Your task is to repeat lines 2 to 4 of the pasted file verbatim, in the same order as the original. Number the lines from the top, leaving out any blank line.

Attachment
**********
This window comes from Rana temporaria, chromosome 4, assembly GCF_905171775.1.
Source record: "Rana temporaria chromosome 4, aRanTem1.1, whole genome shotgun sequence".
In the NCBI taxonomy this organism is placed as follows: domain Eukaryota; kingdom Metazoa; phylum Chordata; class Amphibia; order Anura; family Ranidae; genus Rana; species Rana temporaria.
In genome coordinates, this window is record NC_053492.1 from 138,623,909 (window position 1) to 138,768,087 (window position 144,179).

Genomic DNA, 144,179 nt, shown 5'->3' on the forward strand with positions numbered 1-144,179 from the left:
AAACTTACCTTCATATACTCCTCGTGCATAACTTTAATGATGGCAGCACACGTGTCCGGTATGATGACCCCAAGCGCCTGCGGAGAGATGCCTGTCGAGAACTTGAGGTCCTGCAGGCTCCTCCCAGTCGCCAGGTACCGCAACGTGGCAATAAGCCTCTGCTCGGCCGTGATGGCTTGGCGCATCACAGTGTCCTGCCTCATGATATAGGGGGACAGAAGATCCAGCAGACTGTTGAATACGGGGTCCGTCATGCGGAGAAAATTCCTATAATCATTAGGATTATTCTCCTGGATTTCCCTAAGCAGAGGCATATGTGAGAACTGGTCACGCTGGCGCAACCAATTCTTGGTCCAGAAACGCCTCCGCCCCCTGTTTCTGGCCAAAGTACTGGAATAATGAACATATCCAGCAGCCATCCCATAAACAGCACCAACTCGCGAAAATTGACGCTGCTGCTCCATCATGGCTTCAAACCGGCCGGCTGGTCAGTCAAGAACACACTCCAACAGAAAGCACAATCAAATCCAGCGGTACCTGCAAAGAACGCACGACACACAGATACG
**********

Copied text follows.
Source record: "Rana temporaria chromosome 4, aRanTem1.1, whole genome shotgun sequence".
In the NCBI taxonomy this organism is placed as follows: domain Eukaryota; kingdom Metazoa; phylum Chordata; class Amphibia; order Anura; family Ranidae; genus Rana; species Rana temporaria.
In genome coordinates, this window is record NC_053492.1 from 138,623,909 (window position 1) to 138,768,087 (window position 144,179).